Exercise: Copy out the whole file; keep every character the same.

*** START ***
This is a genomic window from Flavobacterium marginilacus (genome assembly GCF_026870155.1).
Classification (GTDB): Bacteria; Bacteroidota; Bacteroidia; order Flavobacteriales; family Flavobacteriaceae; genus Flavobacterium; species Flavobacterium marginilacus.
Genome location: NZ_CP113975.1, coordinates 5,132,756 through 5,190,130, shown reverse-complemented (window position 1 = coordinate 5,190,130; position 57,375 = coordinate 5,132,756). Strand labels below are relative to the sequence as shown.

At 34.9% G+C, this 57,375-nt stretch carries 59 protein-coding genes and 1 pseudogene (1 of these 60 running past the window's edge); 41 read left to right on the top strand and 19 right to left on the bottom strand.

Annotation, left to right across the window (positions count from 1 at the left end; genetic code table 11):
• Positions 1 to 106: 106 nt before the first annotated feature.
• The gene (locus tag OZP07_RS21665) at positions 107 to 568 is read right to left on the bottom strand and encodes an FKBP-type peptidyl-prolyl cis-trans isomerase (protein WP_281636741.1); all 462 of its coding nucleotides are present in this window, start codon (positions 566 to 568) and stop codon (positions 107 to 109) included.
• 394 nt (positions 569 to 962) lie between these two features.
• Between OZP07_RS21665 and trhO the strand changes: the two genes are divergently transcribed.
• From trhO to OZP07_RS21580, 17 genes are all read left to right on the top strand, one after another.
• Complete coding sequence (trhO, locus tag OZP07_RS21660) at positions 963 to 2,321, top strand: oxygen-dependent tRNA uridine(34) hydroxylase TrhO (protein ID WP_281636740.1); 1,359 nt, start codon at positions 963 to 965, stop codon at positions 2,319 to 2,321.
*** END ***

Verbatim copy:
This is a genomic window from Flavobacterium marginilacus (genome assembly GCF_026870155.1).
Classification (GTDB): Bacteria; Bacteroidota; Bacteroidia; order Flavobacteriales; family Flavobacteriaceae; genus Flavobacterium; species Flavobacterium marginilacus.
Genome location: NZ_CP113975.1, coordinates 5,132,756 through 5,190,130, shown reverse-complemented (window position 1 = coordinate 5,190,130; position 57,375 = coordinate 5,132,756). Strand labels below are relative to the sequence as shown.

At 34.9% G+C, this 57,375-nt stretch carries 59 protein-coding genes and 1 pseudogene (1 of these 60 running past the window's edge); 41 read left to right on the top strand and 19 right to left on the bottom strand.

Annotation, left to right across the window (positions count from 1 at the left end; genetic code table 11):
• Positions 1 to 106: 106 nt before the first annotated feature.
• The gene (locus tag OZP07_RS21665) at positions 107 to 568 is read right to left on the bottom strand and encodes an FKBP-type peptidyl-prolyl cis-trans isomerase (protein WP_281636741.1); all 462 of its coding nucleotides are present in this window, start codon (positions 566 to 568) and stop codon (positions 107 to 109) included.
• 394 nt (positions 569 to 962) lie between these two features.
• Between OZP07_RS21665 and trhO the strand changes: the two genes are divergently transcribed.
• From trhO to OZP07_RS21580, 17 genes are all read left to right on the top strand, one after another.
• Complete coding sequence (trhO, locus tag OZP07_RS21660) at positions 963 to 2,321, top strand: oxygen-dependent tRNA uridine(34) hydroxylase TrhO (protein ID WP_281636740.1); 1,359 nt, start codon at positions 963 to 965, stop codon at positions 2,319 to 2,321.